On the other hand, if you commit to your entire layout without giving much thought to IE6 and IE7, then you’ll have no choice but to use hacks and IE-specific code, because the last thing you want to do at that point is rework large areas of markup and CSS.

  9. Paul Irish says:

    This technique is contentious. Some people love it and others really dislike it. It’s fun. :)

    Louis, your issues with it highlight a new and different problem that hasn’t really been addressed.. and hearing you explain it more starts to make your SmashingMag article make more sense. :)

    Let me embolden what you said here, because it’s at the crux of your argument:

    your focus should be getting IE to work with the most efficient, maintainable, and hack-free code possible

    This is absolutely true.

    When you are addressing IE’s inconsistencies, attempt to fix them without singling out IE in particular. In many cases, this is a matter of adding a width or height.. or some overflow:hidden. In general, being more explicit about how the element should appear helps IE6 and IE7 greatly.
    I’ve certainly come across IE8 edge cases where I need to throw something at it, but it doesn’t happen often. IE9’s need of targeted styles remains to be seen.

    So I think the technique is still quite useful, but I have no problem reiterating what you’re saying. Trying to fix all inconsistencies with styles that all start with .ie.. is troublesome fo sho.


    • Hey, Paul. Thanks for your input.

      It certainly is interesting to hear different opinions on certain matters, so even if your inclusion of that technique in the Boilerlate is wrong, it’s still great to hear what people have to say, which is much more important and more effective than just sitting on our hands and never trying something new.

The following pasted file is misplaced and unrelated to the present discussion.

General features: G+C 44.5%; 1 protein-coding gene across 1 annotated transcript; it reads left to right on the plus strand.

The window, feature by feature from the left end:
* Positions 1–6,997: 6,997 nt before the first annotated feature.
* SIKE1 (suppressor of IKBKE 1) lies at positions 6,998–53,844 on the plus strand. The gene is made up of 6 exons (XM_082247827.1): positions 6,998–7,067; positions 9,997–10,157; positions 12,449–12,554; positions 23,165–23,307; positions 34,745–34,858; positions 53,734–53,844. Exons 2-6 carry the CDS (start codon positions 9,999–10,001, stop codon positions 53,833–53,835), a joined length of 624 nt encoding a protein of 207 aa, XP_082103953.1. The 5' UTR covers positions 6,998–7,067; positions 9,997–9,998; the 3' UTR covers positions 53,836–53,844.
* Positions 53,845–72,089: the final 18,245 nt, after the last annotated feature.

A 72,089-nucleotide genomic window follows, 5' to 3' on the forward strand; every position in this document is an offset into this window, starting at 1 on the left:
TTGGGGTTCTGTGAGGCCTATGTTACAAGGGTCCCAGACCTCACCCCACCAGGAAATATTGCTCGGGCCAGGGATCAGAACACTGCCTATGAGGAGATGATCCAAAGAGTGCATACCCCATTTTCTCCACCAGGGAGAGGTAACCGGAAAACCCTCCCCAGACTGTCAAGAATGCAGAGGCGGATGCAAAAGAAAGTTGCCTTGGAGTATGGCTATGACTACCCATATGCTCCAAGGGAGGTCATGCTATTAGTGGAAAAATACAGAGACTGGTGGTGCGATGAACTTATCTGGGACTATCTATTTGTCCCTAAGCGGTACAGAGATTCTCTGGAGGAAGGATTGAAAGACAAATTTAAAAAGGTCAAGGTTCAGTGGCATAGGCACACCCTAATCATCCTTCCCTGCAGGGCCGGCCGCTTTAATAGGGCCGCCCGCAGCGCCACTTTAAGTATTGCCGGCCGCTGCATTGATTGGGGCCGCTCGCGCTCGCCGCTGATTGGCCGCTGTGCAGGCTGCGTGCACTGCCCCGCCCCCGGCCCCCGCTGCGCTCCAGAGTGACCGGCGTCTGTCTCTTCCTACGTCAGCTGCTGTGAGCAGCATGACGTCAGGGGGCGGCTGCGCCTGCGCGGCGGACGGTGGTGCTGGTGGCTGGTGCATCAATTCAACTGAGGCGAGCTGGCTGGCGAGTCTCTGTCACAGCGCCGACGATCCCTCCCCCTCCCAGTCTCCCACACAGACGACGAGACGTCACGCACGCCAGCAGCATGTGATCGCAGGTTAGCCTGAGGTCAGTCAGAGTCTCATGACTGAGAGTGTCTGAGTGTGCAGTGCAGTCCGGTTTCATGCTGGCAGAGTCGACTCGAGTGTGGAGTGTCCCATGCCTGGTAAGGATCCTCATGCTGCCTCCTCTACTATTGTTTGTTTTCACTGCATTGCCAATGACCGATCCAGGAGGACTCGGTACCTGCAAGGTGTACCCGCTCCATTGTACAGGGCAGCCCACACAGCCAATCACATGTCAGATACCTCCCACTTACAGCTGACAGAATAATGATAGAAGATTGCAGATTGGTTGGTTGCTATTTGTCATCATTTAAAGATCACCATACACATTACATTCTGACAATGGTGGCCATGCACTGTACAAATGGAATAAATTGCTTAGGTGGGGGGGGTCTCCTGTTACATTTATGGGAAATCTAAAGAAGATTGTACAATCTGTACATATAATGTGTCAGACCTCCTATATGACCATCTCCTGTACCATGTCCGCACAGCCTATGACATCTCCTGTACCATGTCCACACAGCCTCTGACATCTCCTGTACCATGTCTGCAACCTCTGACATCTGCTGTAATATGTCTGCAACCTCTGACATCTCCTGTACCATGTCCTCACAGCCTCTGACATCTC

But you’re still the man, regardless of what I’ve said here, so keep up the good work, and thanks for all you do to help us become better developers.

      • Paul Irish says:

        but but…. why is it WRONG to include that?

        I’m including jQuery and people tend to write absolutely atrocious code with that. I think including it along with documentation and some recommendations for usage is a lot more reasonable than ripping it out.

        • But the difference is, there is a right way to write jQuery code, whereas writing different CSS for IE8 and IE9 is wrong regardless of what is written.

          Now, you have mentioned that you needed to target IE8 on the rare occasion, so in that case, you can just add the necessary conditional/class as needed. (As a side point, I would like to see an actual example where IE8 needed to be targeted in that way; not that I don’t believe you, but I just can’t believe that a non-forking cross-browser solution isn’t possible in all cases with IE8+)

          I guess my main beef is that you’re an experienced developer, and you know what you’re doing, so it’s not going to harm your work if you have those classes in your default “just in case”. But most people that download that Boilerplate might incorrectly think “Oh, Paul’s cool, he thinks it’s perfectly fine to create CSS forking for all versions of IE!” when in fact you don’t think that at all.

          • Paul Irish says:

            And so you think if this technique wasn’t included, people wouldn’t be forking just as much, but with CSS hacks?

            From here it seems the education aspect of this is discrete from the style targeting technique.

          • I really don’t know, to be honest.

            I guess I’m a stickler for standing up for what is right, regardless of the actual results. I just think it sends the wrong message.

            Maybe you’re right, maybe the amount of hacks and forking would be the same. I just can’t see your full version of the cc/classes helping the matter any.